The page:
Preliminary laboratory studies demonstrate that three doses of the COVID-19 vaccine from Pfizer-BioNTech were able to neutralise the omicron variant. Blood samples were collected from people one month after they had their booster shots (i.e. 3rd dose of the COVID-19 vaccine). Data from laboratory studies of these samples suggests that the omicron variant can be neutralised to levels that are ‘comparable to those observed for the wild-type (i.e. original virus strain) after 2 doses’.
On the other hand, 2 doses of the COVID-19 vaccine ‘showed significantly reduced neutralisation titres against the omicron variant compared to the wild-type’. This suggests that 2 doses of the COVID-19 vaccine from Pfizer-BioNTech may be insufficient in protecting against infection with the omicron variant.
However, as majority of the targets of the vaccine-induced T cells are not affected by the spike mutations of the omicron variant, Pfizer-BioNTech believe that vaccinated individuals may still be protected against severe form of COVID-19 infection. Close monitoring of the real world effectiveness are currently still ongoing.
“Although two doses of the vaccine may still offer protection against severe disease caused by the Omicron strain, it’s clear from these preliminary data that protection is improved with a third dose of our vaccine,” said Albert Bourla, Chairman and Chief Executive Officer, Pfizer.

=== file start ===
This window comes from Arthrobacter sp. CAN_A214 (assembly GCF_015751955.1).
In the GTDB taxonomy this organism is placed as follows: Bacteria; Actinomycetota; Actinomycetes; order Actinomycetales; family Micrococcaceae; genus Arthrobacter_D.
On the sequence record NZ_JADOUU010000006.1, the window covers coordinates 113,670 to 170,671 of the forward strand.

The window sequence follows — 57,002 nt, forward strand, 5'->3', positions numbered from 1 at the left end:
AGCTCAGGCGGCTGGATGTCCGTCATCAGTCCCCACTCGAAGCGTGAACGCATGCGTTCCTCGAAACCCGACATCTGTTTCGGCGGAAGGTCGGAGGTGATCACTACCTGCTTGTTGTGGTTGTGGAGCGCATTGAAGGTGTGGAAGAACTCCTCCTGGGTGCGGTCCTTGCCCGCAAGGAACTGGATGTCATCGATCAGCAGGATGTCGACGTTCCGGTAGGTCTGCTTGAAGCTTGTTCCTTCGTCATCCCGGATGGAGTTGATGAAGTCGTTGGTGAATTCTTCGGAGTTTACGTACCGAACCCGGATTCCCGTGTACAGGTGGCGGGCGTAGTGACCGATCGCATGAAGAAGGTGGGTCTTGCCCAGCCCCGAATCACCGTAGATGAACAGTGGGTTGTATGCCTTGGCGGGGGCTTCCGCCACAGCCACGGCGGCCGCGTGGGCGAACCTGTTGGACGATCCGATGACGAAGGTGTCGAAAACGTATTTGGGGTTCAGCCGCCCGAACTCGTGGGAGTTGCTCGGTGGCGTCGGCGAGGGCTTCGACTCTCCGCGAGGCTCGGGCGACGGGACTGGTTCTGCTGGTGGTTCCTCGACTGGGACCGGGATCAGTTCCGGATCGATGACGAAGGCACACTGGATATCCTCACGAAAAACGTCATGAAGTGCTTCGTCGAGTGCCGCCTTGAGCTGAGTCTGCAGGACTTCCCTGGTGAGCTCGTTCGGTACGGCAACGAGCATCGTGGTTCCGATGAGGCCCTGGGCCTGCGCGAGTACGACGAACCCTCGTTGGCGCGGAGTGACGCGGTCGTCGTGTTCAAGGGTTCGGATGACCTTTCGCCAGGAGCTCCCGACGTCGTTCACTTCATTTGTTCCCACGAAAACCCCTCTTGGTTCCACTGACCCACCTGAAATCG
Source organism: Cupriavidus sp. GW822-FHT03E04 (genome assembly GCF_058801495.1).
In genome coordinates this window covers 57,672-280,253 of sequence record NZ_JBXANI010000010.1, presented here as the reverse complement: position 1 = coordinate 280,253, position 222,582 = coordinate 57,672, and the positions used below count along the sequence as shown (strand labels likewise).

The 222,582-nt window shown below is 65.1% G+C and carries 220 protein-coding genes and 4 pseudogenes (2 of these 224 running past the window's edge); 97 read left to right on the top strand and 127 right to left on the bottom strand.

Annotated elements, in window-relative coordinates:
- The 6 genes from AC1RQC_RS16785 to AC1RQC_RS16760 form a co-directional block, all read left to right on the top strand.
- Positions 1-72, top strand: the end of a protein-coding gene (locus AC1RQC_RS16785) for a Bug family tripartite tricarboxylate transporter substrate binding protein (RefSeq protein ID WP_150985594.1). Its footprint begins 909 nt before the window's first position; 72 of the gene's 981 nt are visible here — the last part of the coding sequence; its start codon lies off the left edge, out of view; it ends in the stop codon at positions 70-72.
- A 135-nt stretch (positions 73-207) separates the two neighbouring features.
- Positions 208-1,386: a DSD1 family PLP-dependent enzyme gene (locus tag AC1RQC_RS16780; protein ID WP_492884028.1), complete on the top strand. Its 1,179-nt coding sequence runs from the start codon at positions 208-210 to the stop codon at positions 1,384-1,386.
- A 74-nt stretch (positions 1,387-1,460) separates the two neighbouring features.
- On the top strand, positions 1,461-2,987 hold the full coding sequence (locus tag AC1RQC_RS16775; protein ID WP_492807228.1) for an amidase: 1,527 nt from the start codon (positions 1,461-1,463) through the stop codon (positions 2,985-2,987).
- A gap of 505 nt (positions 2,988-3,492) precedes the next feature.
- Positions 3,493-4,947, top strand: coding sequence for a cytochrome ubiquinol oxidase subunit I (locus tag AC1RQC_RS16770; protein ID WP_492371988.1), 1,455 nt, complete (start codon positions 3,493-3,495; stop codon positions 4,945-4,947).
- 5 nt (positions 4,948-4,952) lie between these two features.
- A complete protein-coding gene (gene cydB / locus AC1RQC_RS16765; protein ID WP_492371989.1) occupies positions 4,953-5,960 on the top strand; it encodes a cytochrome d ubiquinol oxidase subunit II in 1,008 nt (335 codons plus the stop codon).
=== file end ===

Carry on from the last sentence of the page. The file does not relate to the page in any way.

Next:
He also added that the best course of action to prevent the spread of COVID-19 would be to ensure as many people as possible are ‘fully vaccinated with the first two dose series and a booster’.
Ugur Sahin, M.D., CEO and Co-Founder of BioNTech added: “Our preliminary, first dataset indicate that a third dose could still offer a sufficient level of protection from disease of any severity caused by the Omicron variant.”. He also added that they are continually working on an adapted vaccine which will ‘help to induce a high level of protection against Omicron-induced COVID-19 disease as well as a prolonged protection compared to the current vaccine’.
Omicron variant-specific COVID-19 vaccine?
On 25 Nov, the company announced that they have started to develop an Omicron-specific COVID-19 vaccine. The development will continue as planned as data from laboratory studies and real-world effectiveness continue to come in. The company has also said that the first batches of the omicron-specific vaccine can be ‘produced and are planned to be ready for deliveries within 100 days, pending regulatory approval.’
Watch what the experts from Singapore, Dr Leong Hoe Nam and Dr Ling Li Min, have to say about the omicron variant, in an exclusive interview with Medical Channel Asia: